Aircraft air is a 50/50 mix of high efficiency particulate air (HEPA)-filtered air and fresh external air and is refreshed every two to three minutes.2 Air cabin air circulates vertically from ceiling to floor and not along the length of the plane.2 This system is more than 99.99% effective in removing viruses.2 Of course, though, there still is a risk of transmission when passing near unmasked faces. I would have been safer during my February flights if I had worn a mask when entering and leaving the planes, since I was in close contact with many other faces and while moving up and down aisles during the flights. While the danger of severe and fatal bouts of COVID is reduced by vaccination, the discomfort and inconvenience of COVID (acutely and with long COVID) remain. Sitting in a plane is pretty safe, as long as no one is coughing or sneezing within a couple seats or rows of me, but walking in planes still carries some risk of becoming infected.
The air travel-related risk of COVID transmission extends beyond the flight time. A recent report from Canada used modeling and data about flights and population sizes to show that the initiation of COVID-19 outbreaks in communities is related to a population’s connectivity by air travel.3 As outbreaks of COVID began (and re-occur as restrictions are eased), the extent of cases is initially linked to population size and to the degree of connectivity by air travel.3 In smaller communities, air travel was linked to initial cases, but then local spread became the main means of fueling outbreaks.3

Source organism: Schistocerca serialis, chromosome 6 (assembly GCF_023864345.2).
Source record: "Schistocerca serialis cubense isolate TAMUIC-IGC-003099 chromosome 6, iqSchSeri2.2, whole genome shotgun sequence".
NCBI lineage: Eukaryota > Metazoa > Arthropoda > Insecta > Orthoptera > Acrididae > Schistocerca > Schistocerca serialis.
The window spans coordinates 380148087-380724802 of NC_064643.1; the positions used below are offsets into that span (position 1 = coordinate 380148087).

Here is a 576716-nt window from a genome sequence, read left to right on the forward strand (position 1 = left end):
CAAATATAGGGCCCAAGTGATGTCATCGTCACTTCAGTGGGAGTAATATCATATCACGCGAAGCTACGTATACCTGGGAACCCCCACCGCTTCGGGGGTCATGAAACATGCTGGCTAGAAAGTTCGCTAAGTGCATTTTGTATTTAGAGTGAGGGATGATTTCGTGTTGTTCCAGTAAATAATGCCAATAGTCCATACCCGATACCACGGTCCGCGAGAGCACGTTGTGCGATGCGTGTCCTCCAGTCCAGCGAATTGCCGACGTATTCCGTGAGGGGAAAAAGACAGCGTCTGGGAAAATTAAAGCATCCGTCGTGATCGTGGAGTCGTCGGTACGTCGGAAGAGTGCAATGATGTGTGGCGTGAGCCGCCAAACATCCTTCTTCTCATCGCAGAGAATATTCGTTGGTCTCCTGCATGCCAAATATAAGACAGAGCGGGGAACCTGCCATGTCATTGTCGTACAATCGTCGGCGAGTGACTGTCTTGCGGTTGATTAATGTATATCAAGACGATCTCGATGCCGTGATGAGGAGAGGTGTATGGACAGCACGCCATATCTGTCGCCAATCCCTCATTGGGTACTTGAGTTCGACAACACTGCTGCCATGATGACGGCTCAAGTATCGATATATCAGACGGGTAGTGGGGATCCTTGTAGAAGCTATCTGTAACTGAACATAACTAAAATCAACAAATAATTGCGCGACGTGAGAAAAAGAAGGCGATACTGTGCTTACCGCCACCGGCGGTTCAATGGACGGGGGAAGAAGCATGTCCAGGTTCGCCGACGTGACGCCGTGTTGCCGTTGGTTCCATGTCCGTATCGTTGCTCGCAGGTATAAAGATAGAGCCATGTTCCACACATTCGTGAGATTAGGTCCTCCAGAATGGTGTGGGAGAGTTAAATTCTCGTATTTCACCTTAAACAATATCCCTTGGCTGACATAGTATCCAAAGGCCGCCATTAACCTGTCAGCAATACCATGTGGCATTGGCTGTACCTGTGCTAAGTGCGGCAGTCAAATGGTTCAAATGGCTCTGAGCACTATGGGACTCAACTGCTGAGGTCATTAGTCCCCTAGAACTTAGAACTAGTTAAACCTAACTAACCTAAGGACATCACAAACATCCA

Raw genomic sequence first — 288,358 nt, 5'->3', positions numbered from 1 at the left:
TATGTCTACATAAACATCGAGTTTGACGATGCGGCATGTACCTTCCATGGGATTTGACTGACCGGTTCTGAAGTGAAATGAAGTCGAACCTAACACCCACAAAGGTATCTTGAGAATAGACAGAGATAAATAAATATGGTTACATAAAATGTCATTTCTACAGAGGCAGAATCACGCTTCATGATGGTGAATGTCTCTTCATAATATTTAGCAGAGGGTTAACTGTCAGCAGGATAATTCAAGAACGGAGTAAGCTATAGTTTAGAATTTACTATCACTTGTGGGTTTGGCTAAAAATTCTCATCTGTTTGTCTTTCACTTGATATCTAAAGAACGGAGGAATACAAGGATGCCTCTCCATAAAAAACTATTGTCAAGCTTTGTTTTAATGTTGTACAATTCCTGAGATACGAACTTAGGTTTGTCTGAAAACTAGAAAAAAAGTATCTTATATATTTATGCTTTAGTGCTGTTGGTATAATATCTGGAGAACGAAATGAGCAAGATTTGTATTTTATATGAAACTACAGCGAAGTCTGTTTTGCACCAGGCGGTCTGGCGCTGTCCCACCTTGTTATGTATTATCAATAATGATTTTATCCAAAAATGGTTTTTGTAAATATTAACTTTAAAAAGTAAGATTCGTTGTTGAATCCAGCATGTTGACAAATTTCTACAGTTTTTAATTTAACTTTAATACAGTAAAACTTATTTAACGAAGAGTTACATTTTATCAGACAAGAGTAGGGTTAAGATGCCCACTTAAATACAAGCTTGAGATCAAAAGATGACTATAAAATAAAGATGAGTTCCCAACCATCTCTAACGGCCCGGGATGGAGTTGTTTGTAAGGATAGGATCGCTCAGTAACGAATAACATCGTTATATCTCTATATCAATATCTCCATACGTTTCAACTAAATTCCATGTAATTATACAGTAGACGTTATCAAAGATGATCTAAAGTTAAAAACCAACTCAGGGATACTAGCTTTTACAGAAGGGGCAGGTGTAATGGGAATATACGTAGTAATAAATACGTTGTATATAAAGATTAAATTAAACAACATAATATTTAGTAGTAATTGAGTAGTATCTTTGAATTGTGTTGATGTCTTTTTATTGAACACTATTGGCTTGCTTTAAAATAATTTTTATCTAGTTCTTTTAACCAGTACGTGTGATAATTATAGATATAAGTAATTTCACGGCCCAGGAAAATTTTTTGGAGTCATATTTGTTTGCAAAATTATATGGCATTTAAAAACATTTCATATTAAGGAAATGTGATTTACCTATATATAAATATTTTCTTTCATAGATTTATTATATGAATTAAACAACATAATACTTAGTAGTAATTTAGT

Further research about the risks of SARS-CoV-2 transmission during travel is needed to best understand what action is most appropriate for diverse groups of people gathered in tight quarters and standing in crowded lines.4 In the meantime, available data will guide personal decisions, and masks still should be considered by some travelers in some settings.
- Freedman DO, Wilder-Smith A. In-flight transmission of SARS-CoV-2: A review of the attack rates and available data on the efficacy of face masks. J Travel Med 2020;27:taaa178.
- International Air Transport Association. Cabin air and low risk of on board transmission. https://www.iata.org/en/youandiata/travelers/health/low-risk-transmission/
- Hincapie R, Munoz DA, Ortega N, et al. Effect of flight connectivity on the introduction and evolution of the COVID-19 outbreak in Canadian provinces and territories. J Travel Med 2022;29:taac100.
- Freedman DO. Air travel and SARS-CoV-2: Many remaining knowledge gaps. J Travel Med 2022;29:taac123